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    Farhad Tayyari P.E., PMP, CFM, LEED AP BD+C, ENV SP
    Sr. Project Manager
    Dikita Engineering
    Dallas TX
    (214)634-8844 EXT 134
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  • 9.  RE: Rising pedestrian deaths & design

    Posted 09-27-2018 11:12 PM

    I never forget visiting a friend in the hospital. He was convalescing from injuries he sustained from being run over by a vehicle at a cross street as he exercised in his neighborhood. Since then, I adopted the idea of minimizing my exposure as a pedestrian to traffic. When I want to exercise, I go to a park. One of the things we were taught as little kids in elementary school in West Africa is to always watch out for vehicles as we walked and avoid conflicts with them.  There were no sidewalks or pedestrian safety appurtenances and yet pedestrian accident casualties were very minimal.  We were taught to be fully responsible for our safety as we walked.

    In addition to all the robust pedestrian safety design features we use as civil engineers, I suggest, if not already in place, we develop a strong and comprehensive curriculum for pedestrian centric safety courses from elementary school through college. From this exercise, pedestrian situational awareness will become second nature. This exercise will save lives.



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    Justin Obinna P.E., M.ASCE
    Transportation Engineer
    Texas Dept of Transportation
    Austin TX
    (512)416-3017
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  • 10.  RE: Rising pedestrian deaths & design

    Posted 10-01-2018 10:32 AM
    It is important to address issues related to both pedestrian and driver behavior, distracted driving and distracted walking. At the same time it is equally important to address infrastructure related issues. Poor road infrastructure for pedestrian kill thousands of them all over the world. See below how safe is the infrastructure for pedestrian in more than 50 countries. Visit Vaccines For Roads - Because Every Life Matters for more information.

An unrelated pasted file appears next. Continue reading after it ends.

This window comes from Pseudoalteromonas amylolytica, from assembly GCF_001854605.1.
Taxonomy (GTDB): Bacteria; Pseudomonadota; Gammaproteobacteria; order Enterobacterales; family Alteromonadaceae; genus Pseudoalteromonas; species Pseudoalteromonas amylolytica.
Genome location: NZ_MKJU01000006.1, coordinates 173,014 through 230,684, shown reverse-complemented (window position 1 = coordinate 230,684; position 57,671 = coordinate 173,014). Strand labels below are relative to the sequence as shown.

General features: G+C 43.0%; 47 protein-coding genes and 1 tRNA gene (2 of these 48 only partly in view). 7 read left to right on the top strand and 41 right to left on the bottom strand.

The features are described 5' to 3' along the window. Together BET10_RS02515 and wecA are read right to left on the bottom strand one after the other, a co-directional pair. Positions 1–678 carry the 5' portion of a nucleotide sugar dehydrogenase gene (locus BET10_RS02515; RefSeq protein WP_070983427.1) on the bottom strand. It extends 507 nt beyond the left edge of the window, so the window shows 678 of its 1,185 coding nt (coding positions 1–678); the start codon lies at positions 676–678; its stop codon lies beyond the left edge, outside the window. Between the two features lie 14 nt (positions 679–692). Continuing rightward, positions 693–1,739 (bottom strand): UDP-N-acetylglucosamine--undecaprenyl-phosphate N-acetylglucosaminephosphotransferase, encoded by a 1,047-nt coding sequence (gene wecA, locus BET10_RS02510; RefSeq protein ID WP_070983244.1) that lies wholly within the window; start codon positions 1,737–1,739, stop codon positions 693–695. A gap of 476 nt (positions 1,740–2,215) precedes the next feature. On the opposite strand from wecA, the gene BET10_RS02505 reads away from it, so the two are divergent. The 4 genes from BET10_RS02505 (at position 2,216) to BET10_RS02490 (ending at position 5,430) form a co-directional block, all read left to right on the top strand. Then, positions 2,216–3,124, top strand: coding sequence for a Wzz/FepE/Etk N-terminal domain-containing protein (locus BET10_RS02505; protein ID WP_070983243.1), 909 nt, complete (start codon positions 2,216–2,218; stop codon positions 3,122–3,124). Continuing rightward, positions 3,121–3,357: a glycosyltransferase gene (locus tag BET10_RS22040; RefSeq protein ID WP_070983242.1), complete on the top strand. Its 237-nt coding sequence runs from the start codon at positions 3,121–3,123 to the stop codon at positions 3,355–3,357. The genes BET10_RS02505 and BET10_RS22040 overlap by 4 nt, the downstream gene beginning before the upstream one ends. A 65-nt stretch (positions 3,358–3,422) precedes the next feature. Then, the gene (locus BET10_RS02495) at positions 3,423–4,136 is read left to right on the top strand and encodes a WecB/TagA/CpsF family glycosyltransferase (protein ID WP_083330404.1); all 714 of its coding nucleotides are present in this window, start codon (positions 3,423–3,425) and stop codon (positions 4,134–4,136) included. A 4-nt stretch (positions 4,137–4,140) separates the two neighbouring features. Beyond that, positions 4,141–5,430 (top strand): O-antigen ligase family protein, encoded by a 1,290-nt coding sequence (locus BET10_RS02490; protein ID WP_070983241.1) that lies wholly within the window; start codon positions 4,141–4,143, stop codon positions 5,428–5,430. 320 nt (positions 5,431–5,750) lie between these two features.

88% of the road network assessed is not safe (1- and 2-star) for pedestrian

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    Jigesh Bhavsar P.E., M.ASCE
    New Delhi ND

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  • 11.  RE: Rising pedestrian deaths & design

    Posted 10-01-2018 05:20 PM
    I think any solution to this problem has to be on several fronts simultaneously.  As engineering and safety professionals, we can only do so much to make the roads safe.  Beyond that, it is an interaction between motorists and pedestrians and we can't always be there to stop the unfortunate from occurring.  For that matter, law enforcement can't be everywhere at once.  I am appalled at how many instances I see of entire right turn lanes full of cars turning on red without stopping or cars not stopping for school buses and law enforcement is nowhere to be seen in either case.  There are only so many police officers; they can't be everywhere at once.

    I don't personally have data to support this but the increase in pedestrian-related crashes and the increase in smartphone use can't be a coincidence.  As I said, law enforcement can't be everywhere and engineers can't make the roads/crosswalks 100% foolproof, so the rest has to be common sense on the part of the users.  Education can play a role but there are already laws on the books about making a full stop at a red light and not passing a stopped school bus with its lights on yet it happens regularly.  I have personally witnessed a crash where one driver stopped for a stopped school bus and the driver behind him didn't.

    Engineers can continue to look for ways to make crossings safer, law enforcement can continue to patrol problem areas, educational campaigns can help to raise awareness, and fines can be raised to the point where motorists and pedestrians begin to take the laws seriously but, at the end of the day, pedestrians AND motorists have to take their own safety seriously and prioritize their safety over responding to a text or chat.